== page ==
#" LIST OF FIGURES Page Figure 1: Map of Rwanda 13 Figure 2: The Road to Murara ...59 Figure 3: Clay P it in Rugerero ..............60 Figure 4: Women in Front of the Komera Cooperative 62 Figure 5: The Women of Umugisha... .......... 64 Figure 6: A Komera Seamstress at Work... .......... 67 Figure 7: An RSF loan recipient and her Daughter .. 69 Figure 8: Helping with the Carrot Harve st ... 72 Figure 9: Sweet Potatoes Growing on a Hillside .. 74 Figure 10: Beans laid out to dry in front of a home in Murara 75 Figure 11: A n RSF Loan Recipient and the Pigs she Purchased .. 76 Figure 12: Mature Reeds Stacked f or Use 78 Figure 13: The Women of Komera with the RSF USA a nd RSF Rwanda Volunteers.. 100
#"" ABBREVIATIONS CAHRE Center for the Arts in Healthcare Research and Education RSF Rwanda Sustainable Families MRND National Republican Movement for Democracy and Development RPF Rwandan Patriotic Front FAR Rwandan Armed Forces RTLM Radio Tlvision Libre des Mille Collines UNAMIR United Nations Assistance Mission For Rwanda CDR Coalition for the Defense of the Republic MFI Microfinance Institution
#""" KOMERA! A CULTURAL HISTORY OF ETHNICITY, AGRICULTURE AND POVERTY IN RWANDA Audra Locicero New College of Florida, 2013 ABSTRACT This thesis is an exploration of Rwandan culture and society, past and present. Through this work I aim to emphasize the role both land and agriculture have played in shaping the history of Rwanda and its people over time and through many distinct phases I do so within the context of Rwandan pol itical and agricultural history, choosing to focus on agriculture and pastoralism, as well as colonialism and their impact on race relations and ultimately the Genocide of 1994. I use the history of ethnicity and agriculture as a tool for examining issues of post genocide Rwandan society, specifically the cycle of poverty as it exists in rural Rwanda today Central to my evaluation is the ethnographic fieldwork I conducted in the agrarian countryside of Rwanda in June of 2012 in connection with the Gainesvi lle, Florida and Gisenyi, Rwanda based microfinance nonprofit Rwanda Sustainable Families. Through the illustration of my time spent with the families of RSF I aim to create a profile of agriculture and poverty in the Mu rara village and shed light on the innovative strategies of poverty reduction being employed on a small scale both from abroad and from within. Pervasive throughout the thesis is the important connection between Rwandese people and the land, and the significance this connection hold s not only for analyzing the past, but looking to the future. Dr. Erin Dean Division of Social Sciences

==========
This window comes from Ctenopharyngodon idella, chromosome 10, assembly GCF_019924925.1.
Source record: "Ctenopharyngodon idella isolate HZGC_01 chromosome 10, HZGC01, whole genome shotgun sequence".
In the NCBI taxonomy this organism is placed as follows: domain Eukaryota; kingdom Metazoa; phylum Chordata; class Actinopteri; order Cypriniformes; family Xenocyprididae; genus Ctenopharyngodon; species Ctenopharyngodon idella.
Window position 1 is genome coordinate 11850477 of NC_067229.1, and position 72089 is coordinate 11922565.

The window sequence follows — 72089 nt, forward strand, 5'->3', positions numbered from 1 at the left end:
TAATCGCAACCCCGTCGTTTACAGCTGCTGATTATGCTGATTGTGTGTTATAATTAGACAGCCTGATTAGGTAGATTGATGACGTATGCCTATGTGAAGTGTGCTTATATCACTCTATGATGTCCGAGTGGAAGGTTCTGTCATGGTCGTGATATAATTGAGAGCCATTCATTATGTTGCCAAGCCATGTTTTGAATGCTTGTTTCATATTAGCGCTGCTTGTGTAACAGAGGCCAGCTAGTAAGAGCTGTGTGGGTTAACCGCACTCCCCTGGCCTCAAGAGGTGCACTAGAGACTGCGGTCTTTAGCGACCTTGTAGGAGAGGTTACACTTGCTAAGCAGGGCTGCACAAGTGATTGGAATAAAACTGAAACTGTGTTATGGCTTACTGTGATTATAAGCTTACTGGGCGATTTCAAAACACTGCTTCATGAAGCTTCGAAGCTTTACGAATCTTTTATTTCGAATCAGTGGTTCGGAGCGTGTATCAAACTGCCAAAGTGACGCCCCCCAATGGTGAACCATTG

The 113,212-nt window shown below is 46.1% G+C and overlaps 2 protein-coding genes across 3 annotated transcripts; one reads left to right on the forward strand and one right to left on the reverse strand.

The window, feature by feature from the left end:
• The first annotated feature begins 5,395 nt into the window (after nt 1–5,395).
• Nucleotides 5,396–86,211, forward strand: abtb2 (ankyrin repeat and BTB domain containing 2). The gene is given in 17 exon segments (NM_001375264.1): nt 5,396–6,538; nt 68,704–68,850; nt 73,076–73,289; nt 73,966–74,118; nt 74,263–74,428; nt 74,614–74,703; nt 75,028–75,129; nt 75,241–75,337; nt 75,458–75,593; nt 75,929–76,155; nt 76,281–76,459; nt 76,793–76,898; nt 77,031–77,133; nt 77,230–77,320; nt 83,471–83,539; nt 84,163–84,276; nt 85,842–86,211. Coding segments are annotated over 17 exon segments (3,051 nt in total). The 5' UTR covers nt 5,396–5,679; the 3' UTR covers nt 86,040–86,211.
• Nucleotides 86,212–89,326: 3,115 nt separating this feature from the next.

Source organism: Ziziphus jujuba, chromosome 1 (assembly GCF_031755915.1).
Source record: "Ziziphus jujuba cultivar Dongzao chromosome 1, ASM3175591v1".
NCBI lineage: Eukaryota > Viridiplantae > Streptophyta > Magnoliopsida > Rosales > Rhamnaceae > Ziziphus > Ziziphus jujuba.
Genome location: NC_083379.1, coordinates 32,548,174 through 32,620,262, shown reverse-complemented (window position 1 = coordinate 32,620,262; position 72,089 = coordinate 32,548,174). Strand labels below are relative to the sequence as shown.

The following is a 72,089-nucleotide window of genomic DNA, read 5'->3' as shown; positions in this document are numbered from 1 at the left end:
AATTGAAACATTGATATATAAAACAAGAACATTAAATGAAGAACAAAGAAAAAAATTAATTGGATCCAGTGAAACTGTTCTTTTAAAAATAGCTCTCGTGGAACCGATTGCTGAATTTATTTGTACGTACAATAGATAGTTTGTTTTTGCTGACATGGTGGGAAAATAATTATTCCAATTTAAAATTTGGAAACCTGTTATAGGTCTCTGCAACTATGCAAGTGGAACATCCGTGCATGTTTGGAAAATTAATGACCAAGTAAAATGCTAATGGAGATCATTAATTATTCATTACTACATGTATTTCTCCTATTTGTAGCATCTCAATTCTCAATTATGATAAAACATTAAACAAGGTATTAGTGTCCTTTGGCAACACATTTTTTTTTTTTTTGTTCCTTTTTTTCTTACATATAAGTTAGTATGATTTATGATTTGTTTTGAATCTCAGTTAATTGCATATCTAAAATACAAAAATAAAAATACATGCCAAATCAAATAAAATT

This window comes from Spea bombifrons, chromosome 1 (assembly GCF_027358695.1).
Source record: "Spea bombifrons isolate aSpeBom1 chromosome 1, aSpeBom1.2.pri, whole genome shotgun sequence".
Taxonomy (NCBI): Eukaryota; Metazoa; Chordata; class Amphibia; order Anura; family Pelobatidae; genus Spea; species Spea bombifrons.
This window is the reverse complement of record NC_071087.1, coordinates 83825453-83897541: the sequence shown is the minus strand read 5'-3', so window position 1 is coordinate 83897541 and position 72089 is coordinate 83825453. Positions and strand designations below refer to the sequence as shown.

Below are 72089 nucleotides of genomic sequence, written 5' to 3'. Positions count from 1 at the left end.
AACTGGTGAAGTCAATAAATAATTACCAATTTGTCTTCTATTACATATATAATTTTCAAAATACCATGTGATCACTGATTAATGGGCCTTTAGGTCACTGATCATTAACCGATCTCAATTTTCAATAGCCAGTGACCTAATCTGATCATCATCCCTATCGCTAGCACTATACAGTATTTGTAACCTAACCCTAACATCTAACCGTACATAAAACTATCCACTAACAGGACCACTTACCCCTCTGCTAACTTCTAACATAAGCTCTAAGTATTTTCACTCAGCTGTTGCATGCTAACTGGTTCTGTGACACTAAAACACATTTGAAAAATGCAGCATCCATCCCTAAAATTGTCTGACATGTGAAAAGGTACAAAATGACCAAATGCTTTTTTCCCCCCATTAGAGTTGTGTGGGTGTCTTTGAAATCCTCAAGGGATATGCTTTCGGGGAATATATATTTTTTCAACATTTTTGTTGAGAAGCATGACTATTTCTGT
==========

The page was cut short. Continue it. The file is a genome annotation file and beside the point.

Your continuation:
! Introduction In the f all of 2008, I applied to attend school at New College of Florida. I was a senior in high school, and New College was the only college I applied to. I remember my entrance essay clearly: we were instructed to propose a policy that we believed deeply in. At this time in my life, age 18, the way in which I thought I could impact positive change on the rest of the world was becoming clear to me. I believed that if people around the world could grow their own food sustainably, huma nity could end world hunger, slow land degradation and the destruction of undeveloped land, and halt the cycle of poverty that was keeping so much of the human population in a daily struggle to survive. In my essay, I wrote about the cycle of poverty in th e develop ing world, specifically Africa. I explored the idea of sustainable agriculture education, and in the end argued that humanity could put an end could to the perpetual cycle of hunger an d poverty if appropriate solutions to problems of land degradat ion and overpopulation were implemented globally. With my limited knowledge of the environment and the issues surrounding it, I knew that education regarding land use was crucial; food aid is simply not enough, and neither is the dispersal of seeds. My e ssay was highly idealistic, as was I: the solution to world hunger, poverty, and enviro nmental degradation seemed simple I find this recollection of my beginnings at New College ironic, but telling. After three years of study I've embarked upon my larg est, and most ambitious academic project to date, this thesis. The opportunity fell into my lap, so to speak. In the summer of 2011, my mother traveled to Rwanda with a U niversity of Florida affiliated group CAHRE (Center for the Arts in Healthcare Researc h and Education) an arts in medicine program that worked the previous summer to bring healthcare to a highly impoverished